By New Times
By Robrt L. Pela
By Lauren Saria and Heather Hoch
By Deborah Sussman
By Robrt L. Pela and Amy Silverman
By Kathleen Vanesian
By Eric Schaefer
By Heather Hoch
There are a barrel of jackasses out there in foodie land who insist I'm never supposed to visit a fresh grubbateria until it's survived six months or so, and to these jackasses, I say: Eat my ragged Speedo! My five-year mission as your Captain Kirk of comestibles is to explore strange, new menus, and not sit on my fanny awaiting an invite from a restaurant's management.
Conventional wisdom as spouted by these dunderheaded donkey-kongs holds that the public should serve as grateful guinea pigs while an eatery's crew works out the kinks. So if you stop by some novel nosherie and pay, say, $125 on a mediocre meal, it's your loss, bucko. Those in charge cannot be blamed during this unofficial honeymoon period, according to the pedantic pea-brains who spend their leisure hours crafting these nonexistent "rules."
That's why restaurant critics exist -- to play guinea pig so the public doesn't have to blow its waddage on establishments that haven't gotten their mallards to march in single file. Restaurateurs should look on early so-so notices as constructive criticism for their budding businesses. Either that, or as a sign from the heavens that career change is an option they should seriously consider.
Skate wing: $19
Pork chop: $19
Hours: 5 to 10 p.m. Tuesday through Thursday; 5 to 11 p.m. Friday and Saturday.
For the owners of Circa 1900, this review fits the former category. After all, the owners of Circa 1900 are also the proprietors of the long-running Coronado Café, and I have confidence in their ability to eventually pull off this new enterprise. Downtown needs them to succeed, as the area has a dearth of worthwhile bistros. The setting of the century-plus-old Silva House, a quaint bungalow with wooden floors and a wide porch, makes the place a no-brainer, ambiance-wise. Moreover, the service I experienced on recent visits proved both warm and professional. Now if they can only get the food up to snuff, the Coronado clan may have another dependable supper shack on their hands.
Chef Chris Curtiss' bill of fare is pretty much California cuisine -- so pervasive these days, it might as well be called "American standard." Not much on this menu raises an eyebrow or strikes you as daring. Despite the artisan adjectives, we're mostly talking about stuff like salmon, steak, duck, and pork chops, all prepared to appeal to the yupper middle class with only the occasional curveball in the bunch.
The most unusual entree was Atlantic skate wing over mixed veggies, and this could have been exceptional were it not for one serious flaw. You see, you're brought two pieces of skate, one atop the other, and in my case, the one on the top had been cooked a bit longer than its companion, leaving it browner, greasier and tasting more like the pan than the sea critter's flesh. The ray-wing beneath it, however, seemed almost poached by comparison and had a fresh, oyster-like taste to it. Had both been in this state of toothsomeness, the entree would have been smashing, a real standout.
I wasn't wild about the "wild salmon," which offered another near-miss. Almost everything about the plate was outstanding but the salmon. I loved the warm tomato tart beneath it, with pesto and slices of heirloom tomato. And the creamy tomato sauce that surrounded it was nice enough. But the fish itself was ordinary, like any hunk of salmon you'd get almost anywhere. Nothing offensive about it. I just believe Curtiss can do better.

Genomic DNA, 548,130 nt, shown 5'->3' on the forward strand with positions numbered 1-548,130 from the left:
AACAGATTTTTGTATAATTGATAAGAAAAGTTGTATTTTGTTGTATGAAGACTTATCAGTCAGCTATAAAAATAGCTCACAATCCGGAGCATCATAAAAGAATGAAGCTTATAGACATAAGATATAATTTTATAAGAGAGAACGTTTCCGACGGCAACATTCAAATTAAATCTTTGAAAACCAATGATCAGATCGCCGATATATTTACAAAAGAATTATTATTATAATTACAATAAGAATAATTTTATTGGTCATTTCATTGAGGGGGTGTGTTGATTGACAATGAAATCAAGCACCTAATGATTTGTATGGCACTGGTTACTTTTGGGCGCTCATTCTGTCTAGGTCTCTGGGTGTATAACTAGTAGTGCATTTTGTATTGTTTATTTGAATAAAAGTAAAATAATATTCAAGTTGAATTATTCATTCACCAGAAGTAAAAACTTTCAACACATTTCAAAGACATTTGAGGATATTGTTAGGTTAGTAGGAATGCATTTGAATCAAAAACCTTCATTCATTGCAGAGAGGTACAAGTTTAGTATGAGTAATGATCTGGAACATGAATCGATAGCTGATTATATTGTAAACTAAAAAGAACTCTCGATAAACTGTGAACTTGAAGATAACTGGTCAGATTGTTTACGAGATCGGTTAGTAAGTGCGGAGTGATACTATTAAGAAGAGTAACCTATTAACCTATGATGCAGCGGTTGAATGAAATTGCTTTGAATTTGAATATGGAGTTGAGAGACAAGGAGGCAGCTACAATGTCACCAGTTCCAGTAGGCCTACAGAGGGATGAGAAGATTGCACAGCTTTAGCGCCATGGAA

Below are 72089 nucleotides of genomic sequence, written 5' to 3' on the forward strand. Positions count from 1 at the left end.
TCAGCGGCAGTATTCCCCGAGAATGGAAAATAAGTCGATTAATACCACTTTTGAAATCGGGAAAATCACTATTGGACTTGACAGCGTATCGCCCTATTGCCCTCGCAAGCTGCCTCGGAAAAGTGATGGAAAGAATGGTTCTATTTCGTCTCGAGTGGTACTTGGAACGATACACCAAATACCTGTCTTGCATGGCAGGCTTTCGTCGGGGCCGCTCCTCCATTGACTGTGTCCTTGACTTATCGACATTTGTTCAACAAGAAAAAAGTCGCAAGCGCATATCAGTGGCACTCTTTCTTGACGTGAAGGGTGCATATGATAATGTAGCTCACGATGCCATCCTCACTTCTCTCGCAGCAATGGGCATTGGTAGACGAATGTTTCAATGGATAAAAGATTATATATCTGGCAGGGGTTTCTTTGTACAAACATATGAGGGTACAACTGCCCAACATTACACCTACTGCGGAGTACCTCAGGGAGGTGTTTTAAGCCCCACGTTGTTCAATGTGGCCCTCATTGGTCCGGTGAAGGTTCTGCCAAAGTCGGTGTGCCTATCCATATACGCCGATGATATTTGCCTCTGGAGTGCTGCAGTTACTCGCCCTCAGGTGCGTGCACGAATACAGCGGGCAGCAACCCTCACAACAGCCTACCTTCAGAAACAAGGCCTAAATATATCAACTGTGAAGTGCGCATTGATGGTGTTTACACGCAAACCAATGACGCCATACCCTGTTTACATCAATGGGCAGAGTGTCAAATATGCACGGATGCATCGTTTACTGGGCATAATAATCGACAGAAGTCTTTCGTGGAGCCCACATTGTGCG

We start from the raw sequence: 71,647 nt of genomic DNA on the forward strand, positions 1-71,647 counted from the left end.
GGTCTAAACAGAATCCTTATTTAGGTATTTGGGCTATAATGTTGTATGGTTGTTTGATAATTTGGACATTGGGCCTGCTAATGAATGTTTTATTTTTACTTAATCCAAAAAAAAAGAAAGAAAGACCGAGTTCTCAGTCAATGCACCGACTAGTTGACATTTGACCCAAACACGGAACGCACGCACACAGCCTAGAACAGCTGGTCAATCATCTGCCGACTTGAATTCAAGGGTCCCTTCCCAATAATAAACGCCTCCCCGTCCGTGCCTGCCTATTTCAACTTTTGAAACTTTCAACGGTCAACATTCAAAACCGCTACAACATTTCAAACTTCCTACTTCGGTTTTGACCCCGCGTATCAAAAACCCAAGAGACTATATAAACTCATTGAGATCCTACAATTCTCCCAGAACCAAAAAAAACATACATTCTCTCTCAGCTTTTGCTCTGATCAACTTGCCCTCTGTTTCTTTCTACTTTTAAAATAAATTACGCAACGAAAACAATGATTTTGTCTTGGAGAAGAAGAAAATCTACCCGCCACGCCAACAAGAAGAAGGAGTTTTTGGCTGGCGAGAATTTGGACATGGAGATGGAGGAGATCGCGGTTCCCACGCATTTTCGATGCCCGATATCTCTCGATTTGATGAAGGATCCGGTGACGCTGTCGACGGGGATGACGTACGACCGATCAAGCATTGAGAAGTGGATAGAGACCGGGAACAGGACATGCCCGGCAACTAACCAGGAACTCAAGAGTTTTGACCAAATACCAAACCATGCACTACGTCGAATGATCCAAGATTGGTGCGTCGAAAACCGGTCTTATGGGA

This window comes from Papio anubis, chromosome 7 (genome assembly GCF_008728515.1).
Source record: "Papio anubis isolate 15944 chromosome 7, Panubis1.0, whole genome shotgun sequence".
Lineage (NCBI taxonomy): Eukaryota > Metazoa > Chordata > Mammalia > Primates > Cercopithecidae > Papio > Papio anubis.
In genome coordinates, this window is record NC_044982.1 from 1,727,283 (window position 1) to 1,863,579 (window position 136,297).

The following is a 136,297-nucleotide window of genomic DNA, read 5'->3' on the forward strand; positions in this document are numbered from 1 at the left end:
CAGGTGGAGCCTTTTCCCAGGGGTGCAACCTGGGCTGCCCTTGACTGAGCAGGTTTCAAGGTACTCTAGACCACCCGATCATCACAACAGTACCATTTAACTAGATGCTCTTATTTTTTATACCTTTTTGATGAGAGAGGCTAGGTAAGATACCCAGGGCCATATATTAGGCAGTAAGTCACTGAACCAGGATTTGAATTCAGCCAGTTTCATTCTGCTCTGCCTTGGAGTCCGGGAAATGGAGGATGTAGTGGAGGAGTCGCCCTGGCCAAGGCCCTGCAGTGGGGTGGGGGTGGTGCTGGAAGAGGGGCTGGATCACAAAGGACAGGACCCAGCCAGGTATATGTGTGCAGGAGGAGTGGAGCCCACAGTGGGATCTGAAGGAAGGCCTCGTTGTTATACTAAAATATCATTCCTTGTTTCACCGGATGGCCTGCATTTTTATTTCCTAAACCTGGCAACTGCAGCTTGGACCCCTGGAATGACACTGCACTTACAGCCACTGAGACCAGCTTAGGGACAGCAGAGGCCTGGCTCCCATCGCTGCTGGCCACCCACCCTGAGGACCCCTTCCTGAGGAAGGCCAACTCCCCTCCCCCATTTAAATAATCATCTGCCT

I found the rib eye disappointing as well. Curtiss trims the cut to make it look like a filet, and in doing so, removes all that juicy fat and flavor. I would rather have had either a true filet, or a flat slab o' rib eye, ringed in blubber. Had no problem, though, with the bordelaise sauce the meat was swimming in, with mushrooms and roasted cipollini onions. It was the meat that ill-served the sauce, rather than vice versa.
Now, the Four Story Hill Farm pork chop? A thing of beauty, and a main course for which I would certainly return to the year Circa 1900. It was thick and juicy, and my knife cut through it like butter; and yes, I did gnaw on the pig's rib to ensure that none of its flesh was left. The spaetzle that came with it was wunderbar, but then I'm a spaetzle addict from way back. Quite enjoyed mixing it up with the chop's leftover demi-glace, and cleaning my plate of each and every spaetzle bit.
The extra sides I ordered -- fingerling potatoes and braised greens -- were near perfect. The fingerling potatoes came as tiny, slightly sweet potato chips. The braised greens, a mix of kale, mizuna, arugula and turnip greens, were soft and pleasantly bitter. Might have liked a bit of vinegar with mine, but that's just the Southerner in me.
Both the starters and the desserts delivered only half the time. The big fault with the bruschetta was the bread, which could have passed for Melba toast. No matter how tasty the topping, if the bread beneath is rock hard and unappealing, the bruschetta is a bust. The béarnaise-drenched asparagus was passable, and the terrine-like beet salad with ruby red grapefruit and avocado was somewhat refreshing. (Wish it had been chilled, though.) Best of the bunch was the duck confit, a slightly salty drumstick and thigh on a salad bed of walnuts, shredded Napa cabbage, and golden raisins in a honey vinaigrette. Bravo, chef Curtiss! More like this, please.